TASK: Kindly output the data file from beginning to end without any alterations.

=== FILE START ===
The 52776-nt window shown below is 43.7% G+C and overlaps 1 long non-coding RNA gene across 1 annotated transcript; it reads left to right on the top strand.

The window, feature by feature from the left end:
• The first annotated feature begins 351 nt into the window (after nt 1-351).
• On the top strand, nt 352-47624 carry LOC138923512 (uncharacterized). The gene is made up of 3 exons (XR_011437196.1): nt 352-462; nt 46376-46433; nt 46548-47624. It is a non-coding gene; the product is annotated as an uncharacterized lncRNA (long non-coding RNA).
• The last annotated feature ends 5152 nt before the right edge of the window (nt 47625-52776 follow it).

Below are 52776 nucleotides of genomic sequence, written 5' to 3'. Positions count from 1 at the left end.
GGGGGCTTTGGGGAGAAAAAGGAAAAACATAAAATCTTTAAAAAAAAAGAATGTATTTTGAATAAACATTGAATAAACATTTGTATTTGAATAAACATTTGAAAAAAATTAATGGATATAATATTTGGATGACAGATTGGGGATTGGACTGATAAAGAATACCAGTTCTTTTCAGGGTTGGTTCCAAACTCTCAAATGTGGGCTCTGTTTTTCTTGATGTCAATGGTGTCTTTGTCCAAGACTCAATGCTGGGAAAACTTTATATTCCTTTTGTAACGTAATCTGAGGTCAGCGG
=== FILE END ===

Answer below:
The 52776-nt window shown below is 43.7% G+C and overlaps 1 long non-coding RNA gene across 1 annotated transcript; it reads left to right on the top strand.

The window, feature by feature from the left end:
• The first annotated feature begins 351 nt into the window (after nt 1-351).
• On the top strand, nt 352-47624 carry LOC138923512 (uncharacterized). The gene is made up of 3 exons (XR_011437196.1): nt 352-462; nt 46376-46433; nt 46548-47624. It is a non-coding gene; the product is annotated as an uncharacterized lncRNA (long non-coding RNA).
• The last annotated feature ends 5152 nt before the right edge of the window (nt 47625-52776 follow it).

Below are 52776 nucleotides of genomic sequence, written 5' to 3'. Positions count from 1 at the left end.
GGGGGCTTTGGGGAGAAAAAGGAAAAACATAAAATCTTTAAAAAAAAAGAATGTATTTTGAATAAACATTGAATAAACATTTGTATTTGAATAAACATTTGAAAAAAATTAATGGATATAATATTTGGATGACAGATTGGGGATTGGACTGATAAAGAATACCAGTTCTTTTCAGGGTTGGTTCCAAACTCTCAAATGTGGGCTCTGTTTTTCTTGATGTCAATGGTGTCTTTGTCCAAGACTCAATGCTGGGAAAACTTTATATTCCTTTTGTAACGTAATCTGAGGTCAGCGG